An Arizona Dad Is Suing Blizzard Over His Son’s $300 Hearthstone Account

As reported by Polygonan Arizona parent has filed a possible class-action lawsuit against Blizzard for selling Hearthstone card packs to minors.

Lawyers for the father Nathan Harris have filed a complaint with the Orange County Superior Court on behalf of his daughter and other minors who purchased the Hearthstone random card packs. Harris’ lawsuit alleges that his daughter used her credit and debit cards to spend more than $300 on card bundles between 2019 and 2021. The lawsuit argues that Blizzard’s lack of refund policy and parental controls violates ” law of denial”, or the right to waive a contract, as it applies to minors under the California Family Code.

Blizzard filed its own complaint on May 17, outlining some counterarguments, as well as requesting that the case be moved from the Orange County Superior Court to the upper-tier Central District of California. Blizzard argues that the company “does not know, and would have no way of knowing precisely, which Hearthstone in-game transactions were initiated by minors using their parents’ credit or debit cards, as the Plaintiff claims to have done.” The complaint continues: “Blizzard does not admit, and indeed disputes, that such transactions fall within the scope of any state’s denial law.”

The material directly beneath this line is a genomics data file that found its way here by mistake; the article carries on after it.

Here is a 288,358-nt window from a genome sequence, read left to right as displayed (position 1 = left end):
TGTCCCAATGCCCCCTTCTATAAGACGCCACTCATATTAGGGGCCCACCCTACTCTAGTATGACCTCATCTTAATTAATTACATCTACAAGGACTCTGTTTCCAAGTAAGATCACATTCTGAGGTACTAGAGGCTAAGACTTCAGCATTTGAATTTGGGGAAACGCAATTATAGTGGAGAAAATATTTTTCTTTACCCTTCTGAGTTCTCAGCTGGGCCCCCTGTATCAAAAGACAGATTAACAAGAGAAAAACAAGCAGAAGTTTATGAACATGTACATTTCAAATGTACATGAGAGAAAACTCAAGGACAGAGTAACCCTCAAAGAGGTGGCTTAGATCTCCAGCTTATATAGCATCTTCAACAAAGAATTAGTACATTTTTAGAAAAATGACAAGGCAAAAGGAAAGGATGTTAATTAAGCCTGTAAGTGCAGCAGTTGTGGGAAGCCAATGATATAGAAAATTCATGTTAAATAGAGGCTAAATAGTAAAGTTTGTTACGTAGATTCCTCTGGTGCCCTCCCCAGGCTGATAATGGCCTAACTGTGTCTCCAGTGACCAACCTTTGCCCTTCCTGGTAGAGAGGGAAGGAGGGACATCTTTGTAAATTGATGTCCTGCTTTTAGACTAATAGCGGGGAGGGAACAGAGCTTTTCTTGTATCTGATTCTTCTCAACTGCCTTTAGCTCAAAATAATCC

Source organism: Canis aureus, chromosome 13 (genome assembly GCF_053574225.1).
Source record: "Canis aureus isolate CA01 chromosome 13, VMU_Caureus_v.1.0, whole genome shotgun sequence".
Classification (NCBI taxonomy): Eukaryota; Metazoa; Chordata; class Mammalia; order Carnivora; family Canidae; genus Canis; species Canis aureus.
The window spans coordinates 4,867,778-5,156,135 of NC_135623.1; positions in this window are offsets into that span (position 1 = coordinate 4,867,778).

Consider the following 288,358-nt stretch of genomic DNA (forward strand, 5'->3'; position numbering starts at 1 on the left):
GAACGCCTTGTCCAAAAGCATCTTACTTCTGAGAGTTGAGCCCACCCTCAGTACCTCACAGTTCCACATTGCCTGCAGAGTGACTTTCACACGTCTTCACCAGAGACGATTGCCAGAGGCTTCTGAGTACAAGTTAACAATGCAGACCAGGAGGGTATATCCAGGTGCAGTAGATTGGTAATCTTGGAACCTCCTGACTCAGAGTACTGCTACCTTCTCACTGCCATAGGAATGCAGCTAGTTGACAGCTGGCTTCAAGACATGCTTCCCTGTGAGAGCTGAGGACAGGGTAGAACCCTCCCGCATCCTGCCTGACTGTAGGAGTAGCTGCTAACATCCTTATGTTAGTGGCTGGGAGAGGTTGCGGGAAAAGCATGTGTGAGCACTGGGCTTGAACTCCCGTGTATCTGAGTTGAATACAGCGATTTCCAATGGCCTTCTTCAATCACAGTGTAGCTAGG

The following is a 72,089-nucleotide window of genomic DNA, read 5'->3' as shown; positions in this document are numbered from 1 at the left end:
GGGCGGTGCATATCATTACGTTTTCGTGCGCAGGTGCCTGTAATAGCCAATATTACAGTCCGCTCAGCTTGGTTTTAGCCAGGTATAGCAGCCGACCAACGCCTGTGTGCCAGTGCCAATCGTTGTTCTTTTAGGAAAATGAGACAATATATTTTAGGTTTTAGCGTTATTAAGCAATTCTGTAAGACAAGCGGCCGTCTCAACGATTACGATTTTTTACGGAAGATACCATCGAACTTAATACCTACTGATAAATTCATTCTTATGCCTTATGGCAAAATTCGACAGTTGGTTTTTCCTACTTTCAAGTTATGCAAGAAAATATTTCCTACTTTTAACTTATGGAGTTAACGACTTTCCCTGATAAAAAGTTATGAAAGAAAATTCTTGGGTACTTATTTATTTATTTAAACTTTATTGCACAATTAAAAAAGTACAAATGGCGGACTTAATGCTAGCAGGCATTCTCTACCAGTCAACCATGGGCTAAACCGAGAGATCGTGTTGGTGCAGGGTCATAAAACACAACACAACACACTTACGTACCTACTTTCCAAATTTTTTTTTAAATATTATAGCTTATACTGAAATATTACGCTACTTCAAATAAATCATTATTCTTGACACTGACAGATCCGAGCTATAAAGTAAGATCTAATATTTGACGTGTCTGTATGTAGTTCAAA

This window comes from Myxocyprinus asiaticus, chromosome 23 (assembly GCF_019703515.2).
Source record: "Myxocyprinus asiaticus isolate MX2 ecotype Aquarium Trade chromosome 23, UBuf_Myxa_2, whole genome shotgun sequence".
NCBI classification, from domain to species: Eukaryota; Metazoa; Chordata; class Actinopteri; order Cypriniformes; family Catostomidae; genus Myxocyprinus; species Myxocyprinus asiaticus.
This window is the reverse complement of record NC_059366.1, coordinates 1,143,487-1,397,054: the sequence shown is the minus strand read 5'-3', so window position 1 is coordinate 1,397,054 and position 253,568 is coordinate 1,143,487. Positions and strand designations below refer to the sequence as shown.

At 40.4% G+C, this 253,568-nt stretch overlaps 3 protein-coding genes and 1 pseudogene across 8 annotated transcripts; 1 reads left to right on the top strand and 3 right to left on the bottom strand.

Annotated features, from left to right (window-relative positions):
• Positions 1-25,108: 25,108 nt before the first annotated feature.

The company also argues that the “unknown portion” of Hearthstone’s $1 billion revenue, comprised of underage sales, would only have to represent “half a percent” of that revenue to exceed the $5 million threshold to move the case. from Orange. County Courthouse for the Central District of California.

Legal action on loot boxes has largely been a failure in the United States, with Blizzard successfully moving a 2020 process covering Overwatch’s loot boxes for arbitration, while European regulations against loot boxes are in line with the EU’s vastly stronger digital consumer protections.

In 2022, game loot boxes have largely become obsolete, at least in the PC space, with battle passes or direct purchases becoming more the norm. The controversy over their resemblance to online gambling now it’s a little ironic given the growing prevalence of literal and legal online gambling in the US, but at least DraftKings and Caesars Sportsbook don’t have such explicit appeal to kids.

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